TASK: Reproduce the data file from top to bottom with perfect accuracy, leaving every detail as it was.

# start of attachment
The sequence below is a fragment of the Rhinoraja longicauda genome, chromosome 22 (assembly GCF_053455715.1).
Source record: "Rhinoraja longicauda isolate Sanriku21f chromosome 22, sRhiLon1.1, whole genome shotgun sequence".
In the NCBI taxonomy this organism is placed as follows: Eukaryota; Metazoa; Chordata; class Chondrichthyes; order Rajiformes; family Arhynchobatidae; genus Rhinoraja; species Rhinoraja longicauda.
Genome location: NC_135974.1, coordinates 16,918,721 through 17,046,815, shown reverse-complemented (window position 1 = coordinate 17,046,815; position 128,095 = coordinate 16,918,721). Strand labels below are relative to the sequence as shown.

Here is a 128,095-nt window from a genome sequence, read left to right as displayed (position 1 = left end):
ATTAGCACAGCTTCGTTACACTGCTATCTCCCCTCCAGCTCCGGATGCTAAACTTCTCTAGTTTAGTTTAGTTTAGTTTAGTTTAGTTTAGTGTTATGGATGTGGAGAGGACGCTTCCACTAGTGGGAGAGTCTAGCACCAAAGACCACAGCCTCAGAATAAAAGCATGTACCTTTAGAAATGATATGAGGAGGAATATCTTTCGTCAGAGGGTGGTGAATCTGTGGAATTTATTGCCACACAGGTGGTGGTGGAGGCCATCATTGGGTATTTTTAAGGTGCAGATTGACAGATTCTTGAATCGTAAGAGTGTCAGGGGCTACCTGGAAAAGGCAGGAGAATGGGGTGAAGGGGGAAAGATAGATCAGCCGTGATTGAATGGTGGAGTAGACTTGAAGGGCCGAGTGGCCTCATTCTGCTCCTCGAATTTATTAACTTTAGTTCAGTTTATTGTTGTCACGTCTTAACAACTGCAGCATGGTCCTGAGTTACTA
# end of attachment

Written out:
The sequence below is a fragment of the Rhinoraja longicauda genome, chromosome 22 (assembly GCF_053455715.1).
Source record: "Rhinoraja longicauda isolate Sanriku21f chromosome 22, sRhiLon1.1, whole genome shotgun sequence".
In the NCBI taxonomy this organism is placed as follows: Eukaryota; Metazoa; Chordata; class Chondrichthyes; order Rajiformes; family Arhynchobatidae; genus Rhinoraja; species Rhinoraja longicauda.
Genome location: NC_135974.1, coordinates 16,918,721 through 17,046,815, shown reverse-complemented (window position 1 = coordinate 17,046,815; position 128,095 = coordinate 16,918,721). Strand labels below are relative to the sequence as shown.

Here is a 128,095-nt window from a genome sequence, read left to right as displayed (position 1 = left end):
ATTAGCACAGCTTCGTTACACTGCTATCTCCCCTCCAGCTCCGGATGCTAAACTTCTCTAGTTTAGTTTAGTTTAGTTTAGTTTAGTTTAGTGTTATGGATGTGGAGAGGACGCTTCCACTAGTGGGAGAGTCTAGCACCAAAGACCACAGCCTCAGAATAAAAGCATGTACCTTTAGAAATGATATGAGGAGGAATATCTTTCGTCAGAGGGTGGTGAATCTGTGGAATTTATTGCCACACAGGTGGTGGTGGAGGCCATCATTGGGTATTTTTAAGGTGCAGATTGACAGATTCTTGAATCGTAAGAGTGTCAGGGGCTACCTGGAAAAGGCAGGAGAATGGGGTGAAGGGGGAAAGATAGATCAGCCGTGATTGAATGGTGGAGTAGACTTGAAGGGCCGAGTGGCCTCATTCTGCTCCTCGAATTTATTAACTTTAGTTCAGTTTATTGTTGTCACGTCTTAACAACTGCAGCATGGTCCTGAGTTACTA